The first day that Iowa will allow gay marriage is April 30, but it's not too soon to begin the process here in Chicago.
Iowa requires a three-day waiting period before a marriage can be performed, and to help get that done, Gay Chicago Magazine on Thursday offered early registration at its offices. Applications became available on April 23 and carry a $50 fee.
If you're anxious to tie the knot, this may be your best option. Iowa gave the go-ahead to same-sex marriage in a court finding earlier this month, but the "Land of Lincoln" may be slow to catch up.
Shelly Rosenbaum, who owns Gaymart in Chicago's Boystown, says the $55 plastic, same-sex wedding cake toppers he sells have not been flying off the shelves like they once did, the Red Eye reported Thursday.
Rosenbaum wonders if it's because going to Iowa to get married just isn't as "exotic" as jetting off to San Francisco, where gays and lesbians flocked for legal nuptials prior to Prop 8. But, it's more likely that the reversal of the California ruling has tempered the enthusiasm for Iowa's historic ruling.
Like California and Vermont, the Iowa decision allows Illinois residents to cross state lines and join together in marriage. But, once they return home, the legality of their union is null and void, since Illinois does not have a similar law in place. Couples married in California face the same void.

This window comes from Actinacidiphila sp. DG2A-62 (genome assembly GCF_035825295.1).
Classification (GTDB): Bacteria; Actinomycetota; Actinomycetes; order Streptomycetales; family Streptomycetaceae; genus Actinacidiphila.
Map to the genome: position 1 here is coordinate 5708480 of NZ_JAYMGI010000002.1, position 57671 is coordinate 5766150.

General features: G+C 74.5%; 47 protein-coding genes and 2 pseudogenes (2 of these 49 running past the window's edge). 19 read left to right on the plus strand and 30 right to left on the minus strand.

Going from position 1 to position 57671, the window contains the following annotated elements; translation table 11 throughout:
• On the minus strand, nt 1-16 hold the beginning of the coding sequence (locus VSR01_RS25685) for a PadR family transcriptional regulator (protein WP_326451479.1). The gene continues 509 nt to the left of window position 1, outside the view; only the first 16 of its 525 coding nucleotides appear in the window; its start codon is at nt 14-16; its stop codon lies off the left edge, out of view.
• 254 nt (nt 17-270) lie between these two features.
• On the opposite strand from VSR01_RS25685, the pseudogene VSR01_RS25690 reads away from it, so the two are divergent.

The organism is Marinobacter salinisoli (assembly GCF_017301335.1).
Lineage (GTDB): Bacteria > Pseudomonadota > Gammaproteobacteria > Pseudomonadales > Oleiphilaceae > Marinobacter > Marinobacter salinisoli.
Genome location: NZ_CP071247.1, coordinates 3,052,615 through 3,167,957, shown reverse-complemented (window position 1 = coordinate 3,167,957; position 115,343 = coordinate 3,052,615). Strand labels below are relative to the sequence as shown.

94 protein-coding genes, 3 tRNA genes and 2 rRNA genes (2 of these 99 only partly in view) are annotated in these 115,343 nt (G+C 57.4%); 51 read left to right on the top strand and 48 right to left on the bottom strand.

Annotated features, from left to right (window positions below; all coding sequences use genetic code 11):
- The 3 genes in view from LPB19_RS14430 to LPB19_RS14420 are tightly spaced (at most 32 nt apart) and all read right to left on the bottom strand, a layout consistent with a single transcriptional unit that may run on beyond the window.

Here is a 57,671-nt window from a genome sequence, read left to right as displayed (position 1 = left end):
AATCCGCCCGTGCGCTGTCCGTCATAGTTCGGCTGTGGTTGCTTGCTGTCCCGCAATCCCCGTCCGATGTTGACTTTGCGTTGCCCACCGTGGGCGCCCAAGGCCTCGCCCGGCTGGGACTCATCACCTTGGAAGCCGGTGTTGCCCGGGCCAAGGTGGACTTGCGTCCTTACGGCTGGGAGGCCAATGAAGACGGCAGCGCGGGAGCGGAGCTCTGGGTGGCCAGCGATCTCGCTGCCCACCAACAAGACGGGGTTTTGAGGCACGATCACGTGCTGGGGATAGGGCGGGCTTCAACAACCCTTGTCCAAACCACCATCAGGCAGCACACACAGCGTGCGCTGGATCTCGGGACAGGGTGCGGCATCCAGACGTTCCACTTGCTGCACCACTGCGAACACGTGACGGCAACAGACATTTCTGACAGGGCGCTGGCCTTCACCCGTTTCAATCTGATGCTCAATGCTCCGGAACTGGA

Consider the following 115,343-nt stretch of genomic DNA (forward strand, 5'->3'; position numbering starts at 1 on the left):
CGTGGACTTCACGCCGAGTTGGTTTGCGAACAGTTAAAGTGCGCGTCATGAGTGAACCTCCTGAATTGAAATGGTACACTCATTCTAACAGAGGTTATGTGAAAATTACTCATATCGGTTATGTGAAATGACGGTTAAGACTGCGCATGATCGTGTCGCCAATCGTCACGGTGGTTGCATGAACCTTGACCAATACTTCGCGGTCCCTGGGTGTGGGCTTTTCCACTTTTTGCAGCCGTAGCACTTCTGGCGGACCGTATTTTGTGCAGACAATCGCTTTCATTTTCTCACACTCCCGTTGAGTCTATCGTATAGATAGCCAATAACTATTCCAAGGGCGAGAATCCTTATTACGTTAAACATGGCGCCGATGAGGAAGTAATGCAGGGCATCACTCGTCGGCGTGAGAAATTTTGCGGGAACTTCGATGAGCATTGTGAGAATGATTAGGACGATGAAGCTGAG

For some local couples, it is enough.
"We're doing this for ourselves," Chicagoan Chad Gearig said of the plan he and his partner have to drive to Davenport, Iowa, to tie the knot on May 14.
Gearig told the newspaper, "Illinois isn't far behind, and then we won't have to redo it."
But how far behind?
A gay marriage bill floated in Illinois this year didn't make it past committee, but, according to the Red Eye ...
"... legislators are considering a civil unions bill that would give same-sex couples the same rights as spouses. Gay rights advocates say they are optimistic the House will approve the bill this session.
"'I think Illinois will be one of the next states to have relationship recognition,' said Rick Garcia, director of public policy with Equality Illinois, a gay rights lobbying group. Gov. Pat Quinn is 'sympathetic to the concept of civil unions,' a spokeswoman for the governor said."
For many gay Chicagoans, the paper says, it's worth waiting for marriage equality to come to Illinois rather than run for the border and get hitched in Iowa.
Not so for Gearig and partner Thom Howe-Duff. The two have set the date, planned their outfits, arranged for the celebration and ordered their rings. When and if gay marriage comes to Illinois, they'll gladly celebrate again.